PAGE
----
Hometown: Campbellsburg, KY
Position: G Playing Height: 6-1 Playing Weight: 180
Date of Birth: December 16, 1921
Date of Death: April 15, 1945
Additional Photos: (1) (2) (3) (4) (5)
Game by Game Statistics
Post-UK Career Notes:
Served in the Military
Biography - "K" Men Who Died in World War II, Kentucky Program (December 9, 1950)
ENGLAND, Capt. Kenneth Haynes, 24, B.S. in Agri. '42, son of Mr. and Mrs. Gilbert H. England of Campbellsburg. While at the University of Kentucky, he was an outstanding basketball player. During the war he commanded [Company M of the 85th Regiment of] the 10th Mountain Division, the only ski troop in America. In December of 1944 he left for duty in Italy. He led the division in taking Mt. Belvedere from the Nazis, for which he won the Bronze Star. In the final campaign in Italy he died of wounds received while crossing a mine field on April 14, 1945. Besides the Bronze Star he had been awarded the Silver Star. An athletic field in Italy was named England Field.
He was commissioned a second lieutenant on graduation and immediately called to active duty May 29, 1942. He served at camps in Georgia until the fall of 1943 when he was transferred to the Ski Troops at Camp Hale, Colo. There he was put in command of [Company M of the 85th Regiment of] the 10th Mountain Division, the only ski troop in America. December of 1944 saw him leaving for duty in Italy. He led the division in taking Mt. Belvedere from the Nazis, for which he won the Bronze Star. In the final campaign in Italy he died of wounds received while crossing a mine field on April 14, 1945. Besides he Bronze Star he had been awarded the Silver Star. An athletic field in Italy was named England Field and dedicated in the summer of 1945. One brother, Harold D. England, also survives.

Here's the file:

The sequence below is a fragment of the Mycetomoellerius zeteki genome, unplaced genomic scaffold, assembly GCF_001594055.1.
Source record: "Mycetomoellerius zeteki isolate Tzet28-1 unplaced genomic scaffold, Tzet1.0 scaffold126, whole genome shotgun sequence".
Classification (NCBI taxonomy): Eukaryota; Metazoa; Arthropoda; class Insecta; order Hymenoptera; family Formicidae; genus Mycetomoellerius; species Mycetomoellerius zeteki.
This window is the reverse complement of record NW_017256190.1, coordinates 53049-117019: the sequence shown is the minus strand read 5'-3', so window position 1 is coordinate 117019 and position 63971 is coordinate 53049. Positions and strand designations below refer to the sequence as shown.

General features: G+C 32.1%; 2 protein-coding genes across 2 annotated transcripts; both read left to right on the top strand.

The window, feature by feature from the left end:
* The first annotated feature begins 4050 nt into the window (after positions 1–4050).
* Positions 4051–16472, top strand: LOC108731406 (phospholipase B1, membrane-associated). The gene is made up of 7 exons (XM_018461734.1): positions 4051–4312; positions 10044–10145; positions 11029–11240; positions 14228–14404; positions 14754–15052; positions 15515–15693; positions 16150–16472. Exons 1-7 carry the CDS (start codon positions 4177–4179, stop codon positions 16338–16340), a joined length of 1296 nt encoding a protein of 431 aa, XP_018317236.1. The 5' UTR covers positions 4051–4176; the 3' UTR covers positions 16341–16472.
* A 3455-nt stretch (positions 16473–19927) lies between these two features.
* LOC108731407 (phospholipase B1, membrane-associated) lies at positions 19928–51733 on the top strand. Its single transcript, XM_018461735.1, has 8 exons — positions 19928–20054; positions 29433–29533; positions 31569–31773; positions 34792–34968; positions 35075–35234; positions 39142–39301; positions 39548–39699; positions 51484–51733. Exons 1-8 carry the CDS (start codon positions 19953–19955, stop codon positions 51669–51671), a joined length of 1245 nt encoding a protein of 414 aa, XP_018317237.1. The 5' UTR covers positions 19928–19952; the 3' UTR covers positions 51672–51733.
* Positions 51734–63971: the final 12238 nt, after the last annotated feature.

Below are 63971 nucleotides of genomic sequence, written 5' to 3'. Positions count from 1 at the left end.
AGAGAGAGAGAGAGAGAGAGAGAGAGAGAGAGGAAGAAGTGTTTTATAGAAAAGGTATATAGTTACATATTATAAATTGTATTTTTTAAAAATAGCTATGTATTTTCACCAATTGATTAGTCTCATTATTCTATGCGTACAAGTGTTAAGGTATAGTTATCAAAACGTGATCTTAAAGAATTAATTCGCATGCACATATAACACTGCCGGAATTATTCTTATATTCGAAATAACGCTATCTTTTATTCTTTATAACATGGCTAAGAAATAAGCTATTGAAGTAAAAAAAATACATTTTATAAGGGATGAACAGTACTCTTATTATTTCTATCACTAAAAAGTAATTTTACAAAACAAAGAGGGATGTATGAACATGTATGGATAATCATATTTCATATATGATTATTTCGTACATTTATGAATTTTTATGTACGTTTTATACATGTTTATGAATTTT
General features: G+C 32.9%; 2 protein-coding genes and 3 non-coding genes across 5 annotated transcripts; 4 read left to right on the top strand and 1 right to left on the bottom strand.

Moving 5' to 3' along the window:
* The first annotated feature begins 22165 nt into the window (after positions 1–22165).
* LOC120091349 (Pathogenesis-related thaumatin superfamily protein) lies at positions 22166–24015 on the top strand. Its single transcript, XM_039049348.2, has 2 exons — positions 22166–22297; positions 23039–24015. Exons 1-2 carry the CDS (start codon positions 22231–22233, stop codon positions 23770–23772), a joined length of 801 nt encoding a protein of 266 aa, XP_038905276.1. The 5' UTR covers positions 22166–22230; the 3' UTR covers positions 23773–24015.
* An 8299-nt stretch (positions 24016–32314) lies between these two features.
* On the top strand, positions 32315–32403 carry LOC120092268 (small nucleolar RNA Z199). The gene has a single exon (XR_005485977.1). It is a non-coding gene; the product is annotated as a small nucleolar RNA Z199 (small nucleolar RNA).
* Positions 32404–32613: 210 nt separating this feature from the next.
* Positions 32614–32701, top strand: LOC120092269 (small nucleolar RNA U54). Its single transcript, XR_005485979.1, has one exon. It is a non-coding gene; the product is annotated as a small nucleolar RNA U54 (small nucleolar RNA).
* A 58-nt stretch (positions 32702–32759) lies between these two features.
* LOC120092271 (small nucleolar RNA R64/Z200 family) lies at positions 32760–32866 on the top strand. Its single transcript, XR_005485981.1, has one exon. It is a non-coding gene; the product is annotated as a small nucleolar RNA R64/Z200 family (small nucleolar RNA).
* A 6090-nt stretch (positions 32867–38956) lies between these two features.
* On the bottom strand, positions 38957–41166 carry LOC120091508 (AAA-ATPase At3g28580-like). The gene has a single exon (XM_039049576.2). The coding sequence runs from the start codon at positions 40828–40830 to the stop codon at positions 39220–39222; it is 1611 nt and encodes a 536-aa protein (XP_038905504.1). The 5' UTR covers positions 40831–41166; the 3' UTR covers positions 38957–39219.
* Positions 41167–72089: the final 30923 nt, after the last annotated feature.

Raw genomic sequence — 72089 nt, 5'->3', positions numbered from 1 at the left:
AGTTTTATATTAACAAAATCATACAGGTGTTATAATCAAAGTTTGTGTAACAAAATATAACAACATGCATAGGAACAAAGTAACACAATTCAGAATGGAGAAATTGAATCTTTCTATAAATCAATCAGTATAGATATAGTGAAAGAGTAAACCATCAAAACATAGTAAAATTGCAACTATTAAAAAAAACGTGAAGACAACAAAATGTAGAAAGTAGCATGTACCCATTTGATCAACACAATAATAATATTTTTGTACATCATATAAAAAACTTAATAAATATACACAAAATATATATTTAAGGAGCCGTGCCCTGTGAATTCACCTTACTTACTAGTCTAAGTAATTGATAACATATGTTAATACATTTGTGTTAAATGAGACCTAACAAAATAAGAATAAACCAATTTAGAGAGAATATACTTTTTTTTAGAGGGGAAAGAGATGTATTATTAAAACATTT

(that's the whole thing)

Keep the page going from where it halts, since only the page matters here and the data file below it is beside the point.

KENNETH H. ENGLAND, 0449400, Captain, Infantry, 85th Mountain Infantry, United States Army. For gallantry in action on 14 April 1945, near Castel d'Aiano, Italy. In the initial assault of the final offensive in Italy, captain ENGLAND commanded a company of heavy weapons. Though his normal position was with the battalion commander, he risked his life to personally lead his men forward to insure close support of rifle companies. Although the area was heavily mined and under constant artillery, mortar and small arms fire, he pressed forward at the head of his unit until he was fatally wounded by an exploding mine. Without thought for himself, he directed that someone take the morphine syrettes he carried to administer comfort to other of his men who were wounded. His gallant leadership and courage under fire, far beyond the call of his regular duties, will always be an inspiration to all who witnessed his heroic actions, and Captain ENGLAND has earned undying fame in keeping with the finest traditions of the United States Army. Entered the military service from Campbellsburg, Kentucky. Next of kin: Mr. G.H. England, father, Campbellsburg, Kentucky.